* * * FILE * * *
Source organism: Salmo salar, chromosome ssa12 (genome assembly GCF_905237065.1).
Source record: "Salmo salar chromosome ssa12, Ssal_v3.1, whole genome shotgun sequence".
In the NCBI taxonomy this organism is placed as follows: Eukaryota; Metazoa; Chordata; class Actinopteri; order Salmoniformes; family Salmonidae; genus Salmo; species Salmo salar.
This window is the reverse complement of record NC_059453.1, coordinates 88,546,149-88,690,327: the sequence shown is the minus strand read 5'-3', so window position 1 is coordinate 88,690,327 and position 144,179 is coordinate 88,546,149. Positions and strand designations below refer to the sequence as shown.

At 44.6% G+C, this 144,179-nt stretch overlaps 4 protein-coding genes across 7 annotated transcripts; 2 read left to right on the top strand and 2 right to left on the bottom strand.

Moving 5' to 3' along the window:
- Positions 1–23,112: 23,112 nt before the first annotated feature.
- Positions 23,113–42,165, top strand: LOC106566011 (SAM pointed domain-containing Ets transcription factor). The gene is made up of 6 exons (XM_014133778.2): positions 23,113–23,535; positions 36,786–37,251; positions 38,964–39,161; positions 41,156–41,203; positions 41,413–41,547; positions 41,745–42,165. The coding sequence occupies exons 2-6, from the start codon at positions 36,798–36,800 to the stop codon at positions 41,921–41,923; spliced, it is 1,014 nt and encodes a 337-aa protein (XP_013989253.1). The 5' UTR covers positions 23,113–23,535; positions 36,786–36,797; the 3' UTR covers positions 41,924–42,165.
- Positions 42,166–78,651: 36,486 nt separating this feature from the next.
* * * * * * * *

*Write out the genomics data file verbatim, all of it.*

Source organism: Salmo salar, chromosome ssa12 (genome assembly GCF_905237065.1).
Source record: "Salmo salar chromosome ssa12, Ssal_v3.1, whole genome shotgun sequence".
In the NCBI taxonomy this organism is placed as follows: Eukaryota; Metazoa; Chordata; class Actinopteri; order Salmoniformes; family Salmonidae; genus Salmo; species Salmo salar.
This window is the reverse complement of record NC_059453.1, coordinates 88,546,149-88,690,327: the sequence shown is the minus strand read 5'-3', so window position 1 is coordinate 88,690,327 and position 144,179 is coordinate 88,546,149. Positions and strand designations below refer to the sequence as shown.

At 44.6% G+C, this 144,179-nt stretch overlaps 4 protein-coding genes across 7 annotated transcripts; 2 read left to right on the top strand and 2 right to left on the bottom strand.

Moving 5' to 3' along the window:
- Positions 1–23,112: 23,112 nt before the first annotated feature.
- Positions 23,113–42,165, top strand: LOC106566011 (SAM pointed domain-containing Ets transcription factor). The gene is made up of 6 exons (XM_014133778.2): positions 23,113–23,535; positions 36,786–37,251; positions 38,964–39,161; positions 41,156–41,203; positions 41,413–41,547; positions 41,745–42,165. The coding sequence occupies exons 2-6, from the start codon at positions 36,798–36,800 to the stop codon at positions 41,921–41,923; spliced, it is 1,014 nt and encodes a 337-aa protein (XP_013989253.1). The 5' UTR covers positions 23,113–23,535; positions 36,786–36,797; the 3' UTR covers positions 41,924–42,165.
- Positions 42,166–78,651: 36,486 nt separating this feature from the next.